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Prioritizing Healthcare Cybersecurity: Enabling Patient Safety with Protected Medical Devices

Part 2

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Blog Post

Nimi Ocholi – webinar moderator

Vice President, R&D, Product Security

Kathryn Flores – panelist

Assistant Vice President, Chief Information Officer (CIO)
University Hospitals at UT Southwestern Medical Center in Dallas

Matthew Modica, CISM – panelist

Vice President, Chief Information Security Officer (CISO)
BJC HealthCare in St. Louis (now merged with Saint Luke’s Health System in Kansas City to become BJC Health System) 


February 13, 2024

PART 2

BD recently collaborated with members of the College of Healthcare Information Management Executives (CHIME) on a webinar to discuss emerging cybersecurity risks. Panelists Kathryn Flores, AVP and CIO at UT Southwestern and Matthew Modica, CISM, CISO at BJC HealthCare, discussed cybersecurity issues related to product lifecycle management.

How do you work with internal stakeholders to remove legacy technologies from your ecosystem?

Strong life cycle management allows organizations to strategically replace legacy technologies, which can pose cybersecurity risks, especially after they are no longer receiving security updates. “For departments that are resistant to changing their old devices, we have to remove them from the network because they are high risk,” said Flores. “We also educate leadership that a continuous investment in the fleet of technology is necessary to mitigate organizational-wide risks, and coordinate with vendors to make the transition from old to new as seamless as possible,” said Modica.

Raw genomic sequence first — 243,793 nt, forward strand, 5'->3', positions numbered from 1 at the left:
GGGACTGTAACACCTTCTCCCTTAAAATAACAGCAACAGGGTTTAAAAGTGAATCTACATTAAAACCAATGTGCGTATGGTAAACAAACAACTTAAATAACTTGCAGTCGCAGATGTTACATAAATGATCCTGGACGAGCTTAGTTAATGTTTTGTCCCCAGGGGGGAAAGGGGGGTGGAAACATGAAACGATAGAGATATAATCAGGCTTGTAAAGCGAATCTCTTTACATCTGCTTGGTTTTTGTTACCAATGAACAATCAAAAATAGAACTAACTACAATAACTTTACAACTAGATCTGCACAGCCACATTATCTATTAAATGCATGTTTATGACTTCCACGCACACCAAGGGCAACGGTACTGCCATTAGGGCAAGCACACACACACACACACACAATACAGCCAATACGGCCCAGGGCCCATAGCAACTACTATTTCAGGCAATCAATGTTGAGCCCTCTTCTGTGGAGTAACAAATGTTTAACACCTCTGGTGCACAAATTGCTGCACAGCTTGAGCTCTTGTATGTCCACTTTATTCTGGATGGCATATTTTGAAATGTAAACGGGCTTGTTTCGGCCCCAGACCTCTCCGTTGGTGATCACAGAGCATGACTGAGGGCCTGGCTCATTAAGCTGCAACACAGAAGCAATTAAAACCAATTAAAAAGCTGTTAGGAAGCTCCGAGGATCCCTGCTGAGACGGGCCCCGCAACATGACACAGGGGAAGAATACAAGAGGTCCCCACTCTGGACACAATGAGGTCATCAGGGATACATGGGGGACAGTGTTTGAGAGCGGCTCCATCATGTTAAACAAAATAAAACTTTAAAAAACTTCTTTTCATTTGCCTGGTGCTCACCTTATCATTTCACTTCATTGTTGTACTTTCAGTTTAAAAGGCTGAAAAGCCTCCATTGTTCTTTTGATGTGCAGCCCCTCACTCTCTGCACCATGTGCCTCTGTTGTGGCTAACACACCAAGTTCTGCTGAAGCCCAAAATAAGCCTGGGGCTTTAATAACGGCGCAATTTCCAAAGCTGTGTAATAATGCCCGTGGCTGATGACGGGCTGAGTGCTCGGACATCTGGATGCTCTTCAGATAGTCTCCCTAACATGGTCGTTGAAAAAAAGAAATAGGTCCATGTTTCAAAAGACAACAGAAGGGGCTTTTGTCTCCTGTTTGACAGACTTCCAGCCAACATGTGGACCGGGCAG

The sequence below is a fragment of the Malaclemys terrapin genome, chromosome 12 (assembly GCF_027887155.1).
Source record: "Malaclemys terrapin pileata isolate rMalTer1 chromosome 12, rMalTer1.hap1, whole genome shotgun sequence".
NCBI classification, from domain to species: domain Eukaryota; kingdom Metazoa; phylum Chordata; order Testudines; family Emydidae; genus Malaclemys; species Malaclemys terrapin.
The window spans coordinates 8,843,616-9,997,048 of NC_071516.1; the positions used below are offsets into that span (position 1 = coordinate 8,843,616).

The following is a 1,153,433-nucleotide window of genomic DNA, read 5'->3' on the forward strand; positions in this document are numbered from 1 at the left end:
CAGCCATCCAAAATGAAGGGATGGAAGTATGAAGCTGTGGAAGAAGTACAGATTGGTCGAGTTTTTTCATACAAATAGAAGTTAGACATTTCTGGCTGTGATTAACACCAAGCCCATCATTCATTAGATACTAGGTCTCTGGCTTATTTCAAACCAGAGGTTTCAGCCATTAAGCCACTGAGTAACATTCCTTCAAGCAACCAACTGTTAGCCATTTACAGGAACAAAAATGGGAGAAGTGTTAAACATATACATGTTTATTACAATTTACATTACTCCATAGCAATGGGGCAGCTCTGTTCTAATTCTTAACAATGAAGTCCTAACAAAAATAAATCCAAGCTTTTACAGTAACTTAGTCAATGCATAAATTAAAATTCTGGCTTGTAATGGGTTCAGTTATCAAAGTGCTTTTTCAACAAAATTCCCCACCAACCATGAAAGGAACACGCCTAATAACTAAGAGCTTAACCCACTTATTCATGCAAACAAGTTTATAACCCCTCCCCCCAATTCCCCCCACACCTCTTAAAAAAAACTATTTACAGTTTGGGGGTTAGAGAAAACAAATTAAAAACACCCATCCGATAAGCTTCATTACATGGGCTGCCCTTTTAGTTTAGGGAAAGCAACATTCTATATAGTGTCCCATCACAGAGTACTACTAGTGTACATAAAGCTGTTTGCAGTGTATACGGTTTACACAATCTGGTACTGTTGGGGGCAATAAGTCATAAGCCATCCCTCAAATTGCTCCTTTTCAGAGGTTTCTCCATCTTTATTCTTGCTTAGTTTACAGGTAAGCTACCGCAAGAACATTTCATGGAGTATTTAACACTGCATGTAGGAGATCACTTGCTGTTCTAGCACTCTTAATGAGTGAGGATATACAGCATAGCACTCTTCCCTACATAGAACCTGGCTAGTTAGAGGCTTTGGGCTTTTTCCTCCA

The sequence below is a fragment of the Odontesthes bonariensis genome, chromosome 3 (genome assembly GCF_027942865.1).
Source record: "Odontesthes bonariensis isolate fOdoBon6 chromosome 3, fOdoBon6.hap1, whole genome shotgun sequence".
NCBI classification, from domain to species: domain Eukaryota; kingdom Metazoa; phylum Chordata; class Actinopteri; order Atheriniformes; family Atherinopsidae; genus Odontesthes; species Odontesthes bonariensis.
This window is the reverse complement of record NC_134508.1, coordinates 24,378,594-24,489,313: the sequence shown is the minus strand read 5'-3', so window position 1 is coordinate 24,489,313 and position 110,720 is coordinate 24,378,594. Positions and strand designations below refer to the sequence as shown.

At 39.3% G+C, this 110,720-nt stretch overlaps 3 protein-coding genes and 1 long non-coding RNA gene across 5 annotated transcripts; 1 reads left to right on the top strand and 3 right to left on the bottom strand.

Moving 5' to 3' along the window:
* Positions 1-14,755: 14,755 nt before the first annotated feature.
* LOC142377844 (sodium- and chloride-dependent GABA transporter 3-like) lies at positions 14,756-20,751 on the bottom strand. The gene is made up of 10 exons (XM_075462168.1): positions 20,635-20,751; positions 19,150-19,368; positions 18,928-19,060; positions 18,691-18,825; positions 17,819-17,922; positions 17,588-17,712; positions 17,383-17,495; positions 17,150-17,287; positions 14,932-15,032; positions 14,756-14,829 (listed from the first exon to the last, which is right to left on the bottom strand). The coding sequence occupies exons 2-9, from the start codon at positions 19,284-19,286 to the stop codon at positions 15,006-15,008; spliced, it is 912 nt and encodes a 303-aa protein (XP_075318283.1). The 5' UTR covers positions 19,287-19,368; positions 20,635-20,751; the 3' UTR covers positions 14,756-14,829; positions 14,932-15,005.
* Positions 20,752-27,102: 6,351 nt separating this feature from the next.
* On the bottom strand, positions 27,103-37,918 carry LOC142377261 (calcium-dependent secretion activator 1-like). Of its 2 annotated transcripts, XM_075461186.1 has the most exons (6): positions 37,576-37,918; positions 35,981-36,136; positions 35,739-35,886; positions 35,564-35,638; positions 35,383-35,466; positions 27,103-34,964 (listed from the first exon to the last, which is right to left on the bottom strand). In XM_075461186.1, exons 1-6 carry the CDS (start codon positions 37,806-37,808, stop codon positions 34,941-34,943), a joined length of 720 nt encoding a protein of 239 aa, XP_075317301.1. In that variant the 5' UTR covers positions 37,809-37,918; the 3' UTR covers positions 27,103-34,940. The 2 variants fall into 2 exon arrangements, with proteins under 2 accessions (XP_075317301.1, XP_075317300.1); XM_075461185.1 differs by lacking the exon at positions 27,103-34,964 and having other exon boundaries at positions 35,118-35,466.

Do you use standards in the procurement process or other stages of the life cycle?

Both organizations require the National Institute of Standards and Technology (NIST) Cybersecurity Framework (CSF) to be included in all RFPs and legal agreements, especially as much of the data includes patients’ personal health information (PHI). Additionally, Health Industry Cybersecurity Practices (HICP), which are part of the Cybersecurity Act of 2015 (CSA), and internal policies are put into place to ensure that best practices are followed over the life cycle. The health information technology landscape continues to evolve, and these resources provide valuable information for organizations of all sizes.

What should vendors be doing when it comes to updating products?

“I would recommend options for software configurations, as there are many levers to use that can go ultra secure or ultra-wide open, followed by customer education on how they work,” said Modica. “If a vendor no longer offers a particular lever because it’s too risky, then the organization can decide whether or not to use it based on its risk tolerance.”  Flores added, “We rely on vendors to bring this type of information to our attention, especially during purchasing conversations, to help us make an informed decision.” During the procurement process, having a formal security score to assess risk is a key criteria for decision making, as is focusing on clinical outcomes and finding the right tool for the right task.


If you’d like to listen to the complete webinar, it is available to all CHIME members. To learn more about the BD approach to cybersecurity, check out our Cybersecurity Trust Center for more information and helpful resources.

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